What Does Tax Deductible Mean and How Do Deductions Work?

Discover how tax deductions work to reduce taxes owed.

When something is tax deductible, it’s able to be legally subtracted from taxable income. The advantage of applying tax deductions is that they lower the amount of your taxable income, which, in turn, lessens the amount of tax you’ll have to pay the Internal Revenue Service that year. Keep reading to find out what can be used as a deduction on your tax return.

What Is Tax Deduction?

You can choose either a standard deduction or itemized deductions when filing your taxes — whichever option gives you the largest deduction. Common itemized tax deductions include state and local income taxes, mortgage interest, charitable contributions and medical expenses in excess of 7.5 percent of your adjusted gross income. For many people, choosing the standard deduction — $12,000 for single and married filing separately, $24,000 for married filing jointly and qualifying widow(er)s, and $18,000 for head of household –– is more beneficial than trying to itemize deductions. 

Learn: Best and Worst Ways to Itemize Deductions

How Do Tax Deductions Work?

When you file your income taxes on Form 1040, you’ll see in black and white how deductions work. After you calculate your adjusted gross income on Page 2, Line 7, you’ll subtract your deductions located on Page 2, Line 8, before you calculate your taxable income. The larger the amount of your deductions, the smaller your taxable income will be.

Although the IRS specifies a wide range of deductions, from student loan interest and various investment and healthcare expenses, not all taxpayers can utilize these deductions — you must qualify for each deduction to claim it.

Related: Every Tax-Filing Status Explained

Tax Deductions vs. Tax Credits

Tax credits can also lower the amount of tax you owe, but tax credits are different from tax deductions in that tax credits are applied to your return after your tax is calculated. Unlike tax deductions, which reduce the amount of your taxable income, tax credits reduce the amount of your actual tax, which works out better financially.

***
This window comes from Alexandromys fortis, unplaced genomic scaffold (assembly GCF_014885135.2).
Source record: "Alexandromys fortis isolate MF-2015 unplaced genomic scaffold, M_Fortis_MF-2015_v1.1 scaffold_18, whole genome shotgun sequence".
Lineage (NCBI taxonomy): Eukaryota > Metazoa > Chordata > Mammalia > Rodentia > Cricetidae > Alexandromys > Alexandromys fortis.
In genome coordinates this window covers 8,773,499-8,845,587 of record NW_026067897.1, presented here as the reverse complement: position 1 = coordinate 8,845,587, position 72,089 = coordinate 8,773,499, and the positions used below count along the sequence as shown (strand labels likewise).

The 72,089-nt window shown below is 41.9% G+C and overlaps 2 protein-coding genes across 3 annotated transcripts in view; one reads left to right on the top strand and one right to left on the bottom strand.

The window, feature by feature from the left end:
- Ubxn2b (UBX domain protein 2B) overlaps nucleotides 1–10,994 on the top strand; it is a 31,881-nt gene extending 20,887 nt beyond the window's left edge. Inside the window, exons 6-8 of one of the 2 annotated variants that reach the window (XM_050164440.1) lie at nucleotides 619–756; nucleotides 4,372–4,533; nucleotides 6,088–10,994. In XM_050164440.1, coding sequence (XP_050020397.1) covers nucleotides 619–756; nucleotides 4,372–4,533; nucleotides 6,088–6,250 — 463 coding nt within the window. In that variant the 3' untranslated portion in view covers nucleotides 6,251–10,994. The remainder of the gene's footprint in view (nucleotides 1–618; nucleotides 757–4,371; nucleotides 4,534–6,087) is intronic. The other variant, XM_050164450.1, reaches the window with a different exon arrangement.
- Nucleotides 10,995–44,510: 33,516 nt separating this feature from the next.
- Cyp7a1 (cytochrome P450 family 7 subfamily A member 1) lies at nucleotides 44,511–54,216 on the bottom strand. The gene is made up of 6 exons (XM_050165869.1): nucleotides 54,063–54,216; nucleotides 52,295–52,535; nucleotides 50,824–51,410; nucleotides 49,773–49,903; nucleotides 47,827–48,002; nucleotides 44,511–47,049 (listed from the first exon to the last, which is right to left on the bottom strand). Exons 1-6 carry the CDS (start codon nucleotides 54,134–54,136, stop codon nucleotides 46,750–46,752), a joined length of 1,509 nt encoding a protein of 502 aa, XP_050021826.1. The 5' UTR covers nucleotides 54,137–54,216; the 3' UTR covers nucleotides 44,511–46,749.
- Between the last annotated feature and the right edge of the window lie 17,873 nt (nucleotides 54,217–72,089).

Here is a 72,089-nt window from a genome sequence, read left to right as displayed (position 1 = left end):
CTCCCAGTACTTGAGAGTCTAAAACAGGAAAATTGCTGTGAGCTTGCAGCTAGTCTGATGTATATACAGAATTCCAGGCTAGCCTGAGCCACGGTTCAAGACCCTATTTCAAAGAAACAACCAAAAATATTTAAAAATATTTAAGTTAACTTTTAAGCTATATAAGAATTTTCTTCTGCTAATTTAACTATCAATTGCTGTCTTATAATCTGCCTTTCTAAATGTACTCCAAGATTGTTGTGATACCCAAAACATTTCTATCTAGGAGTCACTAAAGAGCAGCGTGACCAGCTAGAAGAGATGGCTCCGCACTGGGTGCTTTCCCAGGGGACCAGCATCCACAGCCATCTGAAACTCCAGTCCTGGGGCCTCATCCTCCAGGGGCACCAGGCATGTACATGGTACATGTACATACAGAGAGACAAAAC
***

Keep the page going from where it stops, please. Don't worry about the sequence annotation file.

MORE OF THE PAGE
When you’re in the 24 percent tax bracket, for example, a $1,000 deduction will reduce your tax by $240. A $1,000 tax credit, on the other hand, will reduce your tax by $1,000, regardless of your tax bracket. Common tax credits include the earned income credit, the child tax credit and the premium tax credit associated with the Affordable Care Act.

Know Before You File: How the Child Tax Credit Can Cut Your Tax Bill Up to $2,000 Per Kid

Maximizing Tax Deductions

Tax filing can be complicated, and you might want to consult a tax advisor to be sure you don’t overlook any tax deductions. Although common deductions like the mortgage interest deduction are well-known, some deductions, like those casualty and theft losses, can be overlooked. High-earning taxpayers should also be aware that some deductions might be reduced; for tax year 2018, the phase-out level for the child tax credit begins at an AGI of $200,000 for single filers and $400,000 for joint filers.

Keep reading to learn more about which taxes have changed for divorced parents.

More on Taxes

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About the Author

John Csiszar is a freelance writer and article curator. He served as a registered investment advisor for 18 years before becoming a writing and editing contractor for private clients. In addition to writing thousands of articles for various online publications, he has published two educational books for young adults.